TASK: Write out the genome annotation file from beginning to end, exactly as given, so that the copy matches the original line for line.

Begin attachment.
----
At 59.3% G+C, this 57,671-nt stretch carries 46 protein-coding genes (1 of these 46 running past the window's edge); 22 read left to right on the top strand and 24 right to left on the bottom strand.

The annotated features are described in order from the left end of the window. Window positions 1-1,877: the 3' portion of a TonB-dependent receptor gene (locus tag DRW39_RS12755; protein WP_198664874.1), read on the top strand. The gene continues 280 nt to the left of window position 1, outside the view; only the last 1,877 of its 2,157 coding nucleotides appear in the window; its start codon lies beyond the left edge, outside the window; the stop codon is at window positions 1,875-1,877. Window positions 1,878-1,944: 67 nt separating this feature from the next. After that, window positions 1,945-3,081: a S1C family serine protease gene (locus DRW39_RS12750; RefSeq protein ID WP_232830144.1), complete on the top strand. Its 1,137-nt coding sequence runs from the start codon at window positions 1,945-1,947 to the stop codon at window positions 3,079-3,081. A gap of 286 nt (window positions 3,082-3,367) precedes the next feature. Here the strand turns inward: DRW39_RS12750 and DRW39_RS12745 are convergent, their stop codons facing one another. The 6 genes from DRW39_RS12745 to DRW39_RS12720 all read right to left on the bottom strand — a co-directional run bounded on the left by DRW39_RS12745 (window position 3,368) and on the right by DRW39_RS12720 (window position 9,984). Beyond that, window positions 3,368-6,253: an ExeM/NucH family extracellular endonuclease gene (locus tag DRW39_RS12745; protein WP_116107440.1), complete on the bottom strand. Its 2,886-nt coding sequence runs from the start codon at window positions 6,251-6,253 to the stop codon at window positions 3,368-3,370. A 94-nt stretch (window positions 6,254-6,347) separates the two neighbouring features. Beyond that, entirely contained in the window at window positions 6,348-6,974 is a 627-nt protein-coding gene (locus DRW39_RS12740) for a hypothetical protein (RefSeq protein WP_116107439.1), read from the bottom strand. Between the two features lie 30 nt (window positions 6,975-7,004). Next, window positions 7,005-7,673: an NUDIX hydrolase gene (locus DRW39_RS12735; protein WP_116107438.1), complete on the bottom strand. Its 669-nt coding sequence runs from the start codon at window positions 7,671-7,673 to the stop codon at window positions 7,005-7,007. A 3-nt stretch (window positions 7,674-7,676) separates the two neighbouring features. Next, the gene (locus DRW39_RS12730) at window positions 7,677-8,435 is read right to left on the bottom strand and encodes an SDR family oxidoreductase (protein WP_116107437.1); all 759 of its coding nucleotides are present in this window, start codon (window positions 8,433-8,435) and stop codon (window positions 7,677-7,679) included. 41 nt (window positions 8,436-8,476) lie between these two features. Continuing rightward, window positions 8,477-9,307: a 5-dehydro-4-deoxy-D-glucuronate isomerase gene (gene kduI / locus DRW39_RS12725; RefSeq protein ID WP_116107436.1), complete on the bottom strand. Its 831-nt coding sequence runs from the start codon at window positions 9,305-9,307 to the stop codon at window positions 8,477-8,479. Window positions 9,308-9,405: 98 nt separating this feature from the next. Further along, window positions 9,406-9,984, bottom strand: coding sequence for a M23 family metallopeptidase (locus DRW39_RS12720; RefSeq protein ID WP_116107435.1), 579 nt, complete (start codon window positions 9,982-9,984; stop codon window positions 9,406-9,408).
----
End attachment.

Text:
At 59.3% G+C, this 57,671-nt stretch carries 46 protein-coding genes (1 of these 46 running past the window's edge); 22 read left to right on the top strand and 24 right to left on the bottom strand.

The annotated features are described in order from the left end of the window. Window positions 1-1,877: the 3' portion of a TonB-dependent receptor gene (locus tag DRW39_RS12755; protein WP_198664874.1), read on the top strand. The gene continues 280 nt to the left of window position 1, outside the view; only the last 1,877 of its 2,157 coding nucleotides appear in the window; its start codon lies beyond the left edge, outside the window; the stop codon is at window positions 1,875-1,877. Window positions 1,878-1,944: 67 nt separating this feature from the next. After that, window positions 1,945-3,081: a S1C family serine protease gene (locus DRW39_RS12750; RefSeq protein ID WP_232830144.1), complete on the top strand. Its 1,137-nt coding sequence runs from the start codon at window positions 1,945-1,947 to the stop codon at window positions 3,079-3,081. A gap of 286 nt (window positions 3,082-3,367) precedes the next feature. Here the strand turns inward: DRW39_RS12750 and DRW39_RS12745 are convergent, their stop codons facing one another. The 6 genes from DRW39_RS12745 to DRW39_RS12720 all read right to left on the bottom strand — a co-directional run bounded on the left by DRW39_RS12745 (window position 3,368) and on the right by DRW39_RS12720 (window position 9,984). Beyond that, window positions 3,368-6,253: an ExeM/NucH family extracellular endonuclease gene (locus tag DRW39_RS12745; protein WP_116107440.1), complete on the bottom strand. Its 2,886-nt coding sequence runs from the start codon at window positions 6,251-6,253 to the stop codon at window positions 3,368-3,370. A 94-nt stretch (window positions 6,254-6,347) separates the two neighbouring features. Beyond that, entirely contained in the window at window positions 6,348-6,974 is a 627-nt protein-coding gene (locus DRW39_RS12740) for a hypothetical protein (RefSeq protein WP_116107439.1), read from the bottom strand. Between the two features lie 30 nt (window positions 6,975-7,004). Next, window positions 7,005-7,673: an NUDIX hydrolase gene (locus DRW39_RS12735; protein WP_116107438.1), complete on the bottom strand. Its 669-nt coding sequence runs from the start codon at window positions 7,671-7,673 to the stop codon at window positions 7,005-7,007. A 3-nt stretch (window positions 7,674-7,676) separates the two neighbouring features. Next, the gene (locus DRW39_RS12730) at window positions 7,677-8,435 is read right to left on the bottom strand and encodes an SDR family oxidoreductase (protein WP_116107437.1); all 759 of its coding nucleotides are present in this window, start codon (window positions 8,433-8,435) and stop codon (window positions 7,677-7,679) included. 41 nt (window positions 8,436-8,476) lie between these two features. Continuing rightward, window positions 8,477-9,307: a 5-dehydro-4-deoxy-D-glucuronate isomerase gene (gene kduI / locus DRW39_RS12725; RefSeq protein ID WP_116107436.1), complete on the bottom strand. Its 831-nt coding sequence runs from the start codon at window positions 9,305-9,307 to the stop codon at window positions 8,477-8,479. Window positions 9,308-9,405: 98 nt separating this feature from the next. Further along, window positions 9,406-9,984, bottom strand: coding sequence for a M23 family metallopeptidase (locus DRW39_RS12720; RefSeq protein ID WP_116107435.1), 579 nt, complete (start codon window positions 9,982-9,984; stop codon window positions 9,406-9,408).